How to Win the DDoS Game

Xbox Live is again making headlines, but not in a good way. Earlier this week the company suffered various service outages that kept thousands of Xbox gamers at bay. According to Inquisitr and Newsweek, the rumor—unconfirmed by Xbox Live—is that the outages may have been caused by a series of distributed denial of service (DDoS) attacks. (New World Hackers, an anonymous group that was previously credited with a DDoS attack on the BBC, claims to have executed the attacks.)

Regardless of whether this incident was caused by a DDoS attack, it is well-known that DDoS hackers love to wreak havoc with online gaming companies, often around the critical times of year when gamers most want to play. Sony’s PlayStation Network was plagued by DDoS attacks during the December holidays in 2014 and 2015. For gaming companies, DDoS attacks are actually an everyday occurrence; it’s only the large-scale attacks that cripple their sites and make the headlines. But even the smaller attacks can create downtime, which is a huge problem for the online gaming industry because any service downtime equates to a drop in visitors and a corresponding loss of revenue.

Gaming companies might be wise to follow in the footsteps of Jagex, a UK-based online gaming company that publishes popular gaming communities including Runescape and War of Legends. With the Corero SmartWall® Threat Defense System in place, Jagex can absorb any DDoS attack up to 400% of its normal daily capacity and keep all services to users running smoothly without any disruptions. This has led to an immediate decrease in customer-impacting DDoS events and better retention of existing customers. “We can now absorb roughly 95% of all DDoS attacks made on our systems with zero impact to our services, which means customers are getting a much more seamless experience,” said Barry Zubel, Head of IT at Jagex. “That in itself is a huge result for us.”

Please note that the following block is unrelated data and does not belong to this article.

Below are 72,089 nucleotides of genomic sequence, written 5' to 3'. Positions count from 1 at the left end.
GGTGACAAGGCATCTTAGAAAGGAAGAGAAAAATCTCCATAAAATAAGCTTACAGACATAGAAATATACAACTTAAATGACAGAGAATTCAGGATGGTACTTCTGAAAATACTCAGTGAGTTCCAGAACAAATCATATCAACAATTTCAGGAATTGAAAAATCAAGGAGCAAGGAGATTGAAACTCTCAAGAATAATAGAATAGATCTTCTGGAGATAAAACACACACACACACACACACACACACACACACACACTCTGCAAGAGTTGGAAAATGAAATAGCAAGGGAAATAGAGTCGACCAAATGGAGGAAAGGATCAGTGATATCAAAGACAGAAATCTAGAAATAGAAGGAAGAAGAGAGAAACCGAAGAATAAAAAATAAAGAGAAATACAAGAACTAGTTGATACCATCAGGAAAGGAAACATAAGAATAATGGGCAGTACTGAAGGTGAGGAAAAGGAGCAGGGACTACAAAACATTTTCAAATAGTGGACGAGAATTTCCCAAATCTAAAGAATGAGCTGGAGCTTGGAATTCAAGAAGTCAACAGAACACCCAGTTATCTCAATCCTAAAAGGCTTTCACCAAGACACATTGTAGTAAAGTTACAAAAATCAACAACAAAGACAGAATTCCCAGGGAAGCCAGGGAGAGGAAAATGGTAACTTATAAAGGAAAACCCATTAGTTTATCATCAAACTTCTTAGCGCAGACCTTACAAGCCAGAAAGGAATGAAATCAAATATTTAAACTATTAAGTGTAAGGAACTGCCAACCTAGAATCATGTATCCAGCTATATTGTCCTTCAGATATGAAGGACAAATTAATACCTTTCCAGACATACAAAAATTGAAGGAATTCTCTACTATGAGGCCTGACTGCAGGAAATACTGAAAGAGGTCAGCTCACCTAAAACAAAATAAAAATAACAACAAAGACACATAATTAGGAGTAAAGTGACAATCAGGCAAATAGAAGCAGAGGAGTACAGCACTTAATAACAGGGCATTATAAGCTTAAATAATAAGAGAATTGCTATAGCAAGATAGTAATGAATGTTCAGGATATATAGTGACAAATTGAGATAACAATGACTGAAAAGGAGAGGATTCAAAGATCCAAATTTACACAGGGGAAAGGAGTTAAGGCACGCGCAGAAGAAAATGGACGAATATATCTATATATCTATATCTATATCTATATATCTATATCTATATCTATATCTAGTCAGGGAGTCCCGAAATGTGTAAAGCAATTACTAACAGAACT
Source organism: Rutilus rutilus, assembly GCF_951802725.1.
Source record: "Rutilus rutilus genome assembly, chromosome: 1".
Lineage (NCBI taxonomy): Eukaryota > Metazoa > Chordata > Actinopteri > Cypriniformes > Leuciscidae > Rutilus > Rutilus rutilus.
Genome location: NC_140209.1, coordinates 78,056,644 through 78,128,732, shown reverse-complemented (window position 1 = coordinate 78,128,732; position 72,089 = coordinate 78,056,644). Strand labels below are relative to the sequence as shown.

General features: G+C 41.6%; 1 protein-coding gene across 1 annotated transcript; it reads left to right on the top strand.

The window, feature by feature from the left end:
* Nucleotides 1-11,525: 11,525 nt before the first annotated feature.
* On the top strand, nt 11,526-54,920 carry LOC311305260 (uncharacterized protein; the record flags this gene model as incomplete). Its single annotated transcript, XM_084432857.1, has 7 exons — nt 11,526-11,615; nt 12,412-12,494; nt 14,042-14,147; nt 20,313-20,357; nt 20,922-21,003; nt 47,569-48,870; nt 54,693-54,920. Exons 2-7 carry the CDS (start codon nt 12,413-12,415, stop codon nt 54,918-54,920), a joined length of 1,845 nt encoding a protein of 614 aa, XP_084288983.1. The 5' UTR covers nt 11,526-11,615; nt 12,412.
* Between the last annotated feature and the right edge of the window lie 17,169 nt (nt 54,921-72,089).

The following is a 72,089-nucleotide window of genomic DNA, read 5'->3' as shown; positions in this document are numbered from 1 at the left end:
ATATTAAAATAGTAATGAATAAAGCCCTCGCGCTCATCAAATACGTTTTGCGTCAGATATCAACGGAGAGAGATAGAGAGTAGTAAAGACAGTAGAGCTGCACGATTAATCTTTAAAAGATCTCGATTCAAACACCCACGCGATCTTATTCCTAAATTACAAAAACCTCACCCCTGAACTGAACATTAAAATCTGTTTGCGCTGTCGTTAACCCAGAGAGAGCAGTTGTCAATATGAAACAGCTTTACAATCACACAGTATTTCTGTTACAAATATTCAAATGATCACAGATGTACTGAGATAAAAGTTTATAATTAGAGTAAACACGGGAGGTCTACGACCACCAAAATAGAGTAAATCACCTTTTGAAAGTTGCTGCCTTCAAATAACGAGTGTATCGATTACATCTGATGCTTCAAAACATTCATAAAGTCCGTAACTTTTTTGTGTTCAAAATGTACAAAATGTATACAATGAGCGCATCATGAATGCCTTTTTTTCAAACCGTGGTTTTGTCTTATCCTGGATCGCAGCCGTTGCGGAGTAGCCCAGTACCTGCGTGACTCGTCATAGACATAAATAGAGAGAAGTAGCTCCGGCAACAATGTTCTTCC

Gaming companies who have sub-optimal DDoS protection have to spend staff time to troubleshoot DDoS problems. “We experience around ten attacks per day,” said Zubel. Zubel continued:

“That could mean costly call outs for IT staff who would have to be available around the clock. Without Corero, we might need to increase head count by 200% or more to deal with the problems and ultimately it still most likely wouldn't be as effective as the Corero solution.”

Unfortunately, DDoS attacks are not likely to go away anytime soon; in fact DDoS attacks have been increasing and are likely to continue doing so because they are so inexpensive to obtain and easy to launch. Traditional scrubbing solutions aren’t sufficient to handle the flood of DDoS attacks, especially since hackers are getting more sophisticated at launching low-level attacks that evade the radar of scrubbing solutions. In-line, automated DDoS mitigation solutions are the only way to win against the hackers who play dirty in the high-stakes DDoS game.